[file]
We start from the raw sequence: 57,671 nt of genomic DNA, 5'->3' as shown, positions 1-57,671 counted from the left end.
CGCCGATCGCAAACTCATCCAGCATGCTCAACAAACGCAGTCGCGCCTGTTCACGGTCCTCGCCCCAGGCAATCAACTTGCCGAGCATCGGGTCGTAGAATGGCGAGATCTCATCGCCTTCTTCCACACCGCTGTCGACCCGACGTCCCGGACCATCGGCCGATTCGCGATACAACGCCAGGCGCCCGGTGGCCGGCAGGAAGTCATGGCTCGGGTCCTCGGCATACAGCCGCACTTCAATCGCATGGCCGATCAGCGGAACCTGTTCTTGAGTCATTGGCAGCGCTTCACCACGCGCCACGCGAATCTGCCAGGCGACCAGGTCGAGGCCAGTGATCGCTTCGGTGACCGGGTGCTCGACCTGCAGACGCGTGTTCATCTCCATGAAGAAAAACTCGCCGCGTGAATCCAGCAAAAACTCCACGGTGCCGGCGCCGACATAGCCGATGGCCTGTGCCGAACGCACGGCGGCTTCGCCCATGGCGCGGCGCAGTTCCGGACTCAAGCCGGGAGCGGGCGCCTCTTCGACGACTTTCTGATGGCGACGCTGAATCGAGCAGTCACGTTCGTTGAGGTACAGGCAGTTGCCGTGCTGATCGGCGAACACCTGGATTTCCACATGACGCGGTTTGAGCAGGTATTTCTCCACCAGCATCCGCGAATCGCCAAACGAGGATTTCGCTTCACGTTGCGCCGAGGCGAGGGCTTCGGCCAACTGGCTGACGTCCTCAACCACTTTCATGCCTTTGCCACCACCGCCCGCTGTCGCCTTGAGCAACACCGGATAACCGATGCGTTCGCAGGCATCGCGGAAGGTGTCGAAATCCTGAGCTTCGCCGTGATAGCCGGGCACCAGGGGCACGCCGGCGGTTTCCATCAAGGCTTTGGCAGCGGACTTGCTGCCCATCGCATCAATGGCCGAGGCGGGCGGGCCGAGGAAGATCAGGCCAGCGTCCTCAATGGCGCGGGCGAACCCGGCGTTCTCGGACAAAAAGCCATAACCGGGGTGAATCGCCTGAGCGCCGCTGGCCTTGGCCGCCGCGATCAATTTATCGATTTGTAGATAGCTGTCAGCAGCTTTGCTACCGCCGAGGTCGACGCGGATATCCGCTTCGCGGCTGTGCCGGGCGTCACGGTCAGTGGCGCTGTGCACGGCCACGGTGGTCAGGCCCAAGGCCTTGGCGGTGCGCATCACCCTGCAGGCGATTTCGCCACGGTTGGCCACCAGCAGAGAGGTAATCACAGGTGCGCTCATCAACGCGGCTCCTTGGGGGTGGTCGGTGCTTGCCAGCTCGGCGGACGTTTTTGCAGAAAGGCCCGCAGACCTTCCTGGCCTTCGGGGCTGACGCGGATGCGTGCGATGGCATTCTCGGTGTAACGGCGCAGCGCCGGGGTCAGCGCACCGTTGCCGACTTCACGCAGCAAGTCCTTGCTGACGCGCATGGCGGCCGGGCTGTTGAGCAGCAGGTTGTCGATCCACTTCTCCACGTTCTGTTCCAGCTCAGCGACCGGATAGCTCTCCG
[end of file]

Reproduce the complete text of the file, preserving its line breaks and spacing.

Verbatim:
We start from the raw sequence: 57,671 nt of genomic DNA, 5'->3' as shown, positions 1-57,671 counted from the left end.
CGCCGATCGCAAACTCATCCAGCATGCTCAACAAACGCAGTCGCGCCTGTTCACGGTCCTCGCCCCAGGCAATCAACTTGCCGAGCATCGGGTCGTAGAATGGCGAGATCTCATCGCCTTCTTCCACACCGCTGTCGACCCGACGTCCCGGACCATCGGCCGATTCGCGATACAACGCCAGGCGCCCGGTGGCCGGCAGGAAGTCATGGCTCGGGTCCTCGGCATACAGCCGCACTTCAATCGCATGGCCGATCAGCGGAACCTGTTCTTGAGTCATTGGCAGCGCTTCACCACGCGCCACGCGAATCTGCCAGGCGACCAGGTCGAGGCCAGTGATCGCTTCGGTGACCGGGTGCTCGACCTGCAGACGCGTGTTCATCTCCATGAAGAAAAACTCGCCGCGTGAATCCAGCAAAAACTCCACGGTGCCGGCGCCGACATAGCCGATGGCCTGTGCCGAACGCACGGCGGCTTCGCCCATGGCGCGGCGCAGTTCCGGACTCAAGCCGGGAGCGGGCGCCTCTTCGACGACTTTCTGATGGCGACGCTGAATCGAGCAGTCACGTTCGTTGAGGTACAGGCAGTTGCCGTGCTGATCGGCGAACACCTGGATTTCCACATGACGCGGTTTGAGCAGGTATTTCTCCACCAGCATCCGCGAATCGCCAAACGAGGATTTCGCTTCACGTTGCGCCGAGGCGAGGGCTTCGGCCAACTGGCTGACGTCCTCAACCACTTTCATGCCTTTGCCACCACCGCCCGCTGTCGCCTTGAGCAACACCGGATAACCGATGCGTTCGCAGGCATCGCGGAAGGTGTCGAAATCCTGAGCTTCGCCGTGATAGCCGGGCACCAGGGGCACGCCGGCGGTTTCCATCAAGGCTTTGGCAGCGGACTTGCTGCCCATCGCATCAATGGCCGAGGCGGGCGGGCCGAGGAAGATCAGGCCAGCGTCCTCAATGGCGCGGGCGAACCCGGCGTTCTCGGACAAAAAGCCATAACCGGGGTGAATCGCCTGAGCGCCGCTGGCCTTGGCCGCCGCGATCAATTTATCGATTTGTAGATAGCTGTCAGCAGCTTTGCTACCGCCGAGGTCGACGCGGATATCCGCTTCGCGGCTGTGCCGGGCGTCACGGTCAGTGGCGCTGTGCACGGCCACGGTGGTCAGGCCCAAGGCCTTGGCGGTGCGCATCACCCTGCAGGCGATTTCGCCACGGTTGGCCACCAGCAGAGAGGTAATCACAGGTGCGCTCATCAACGCGGCTCCTTGGGGGTGGTCGGTGCTTGCCAGCTCGGCGGACGTTTTTGCAGAAAGGCCCGCAGACCTTCCTGGCCTTCGGGGCTGACGCGGATGCGTGCGATGGCATTCTCGGTGTAACGGCGCAGCGCCGGGGTCAGCGCACCGTTGCCGACTTCACGCAGCAAGTCCTTGCTGACGCGCATGGCGGCCGGGCTGTTGAGCAGCAGGTTGTCGATCCACTTCTCCACGTTCTGTTCCAGCTCAGCGACCGGATAGCTCTCCG